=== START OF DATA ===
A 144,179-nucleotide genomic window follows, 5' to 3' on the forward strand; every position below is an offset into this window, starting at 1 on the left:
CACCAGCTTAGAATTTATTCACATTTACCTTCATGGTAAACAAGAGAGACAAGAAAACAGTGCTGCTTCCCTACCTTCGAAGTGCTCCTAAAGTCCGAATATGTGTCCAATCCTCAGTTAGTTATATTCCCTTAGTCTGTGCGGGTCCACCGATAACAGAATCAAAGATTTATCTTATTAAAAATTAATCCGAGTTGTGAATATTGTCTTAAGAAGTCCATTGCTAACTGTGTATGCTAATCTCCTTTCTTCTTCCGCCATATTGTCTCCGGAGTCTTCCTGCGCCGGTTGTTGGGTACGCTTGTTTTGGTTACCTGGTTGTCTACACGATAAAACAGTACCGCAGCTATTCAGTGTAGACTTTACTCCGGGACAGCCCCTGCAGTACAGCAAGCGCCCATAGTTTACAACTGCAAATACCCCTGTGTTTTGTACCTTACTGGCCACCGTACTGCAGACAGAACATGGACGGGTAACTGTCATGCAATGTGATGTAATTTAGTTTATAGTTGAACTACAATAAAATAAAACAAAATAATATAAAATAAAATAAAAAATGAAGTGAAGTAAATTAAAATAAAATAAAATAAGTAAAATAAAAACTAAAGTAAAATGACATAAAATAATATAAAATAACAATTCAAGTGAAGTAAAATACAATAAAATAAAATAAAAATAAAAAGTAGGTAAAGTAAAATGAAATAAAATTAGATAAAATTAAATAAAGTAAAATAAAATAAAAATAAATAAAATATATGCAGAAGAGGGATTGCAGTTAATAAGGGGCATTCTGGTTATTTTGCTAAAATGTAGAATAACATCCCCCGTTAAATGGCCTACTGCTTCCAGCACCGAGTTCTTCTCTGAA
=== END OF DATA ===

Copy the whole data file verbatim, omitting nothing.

A 144,179-nucleotide genomic window follows, 5' to 3' on the forward strand; every position below is an offset into this window, starting at 1 on the left:
CACCAGCTTAGAATTTATTCACATTTACCTTCATGGTAAACAAGAGAGACAAGAAAACAGTGCTGCTTCCCTACCTTCGAAGTGCTCCTAAAGTCCGAATATGTGTCCAATCCTCAGTTAGTTATATTCCCTTAGTCTGTGCGGGTCCACCGATAACAGAATCAAAGATTTATCTTATTAAAAATTAATCCGAGTTGTGAATATTGTCTTAAGAAGTCCATTGCTAACTGTGTATGCTAATCTCCTTTCTTCTTCCGCCATATTGTCTCCGGAGTCTTCCTGCGCCGGTTGTTGGGTACGCTTGTTTTGGTTACCTGGTTGTCTACACGATAAAACAGTACCGCAGCTATTCAGTGTAGACTTTACTCCGGGACAGCCCCTGCAGTACAGCAAGCGCCCATAGTTTACAACTGCAAATACCCCTGTGTTTTGTACCTTACTGGCCACCGTACTGCAGACAGAACATGGACGGGTAACTGTCATGCAATGTGATGTAATTTAGTTTATAGTTGAACTACAATAAAATAAAACAAAATAATATAAAATAAAATAAAAAATGAAGTGAAGTAAATTAAAATAAAATAAAATAAGTAAAATAAAAACTAAAGTAAAATGACATAAAATAATATAAAATAACAATTCAAGTGAAGTAAAATACAATAAAATAAAATAAAAATAAAAAGTAGGTAAAGTAAAATGAAATAAAATTAGATAAAATTAAATAAAGTAAAATAAAATAAAAATAAATAAAATATATGCAGAAGAGGGATTGCAGTTAATAAGGGGCATTCTGGTTATTTTGCTAAAATGTAGAATAACATCCCCCGTTAAATGGCCTACTGCTTCCAGCACCGAGTTCTTCTCTGAA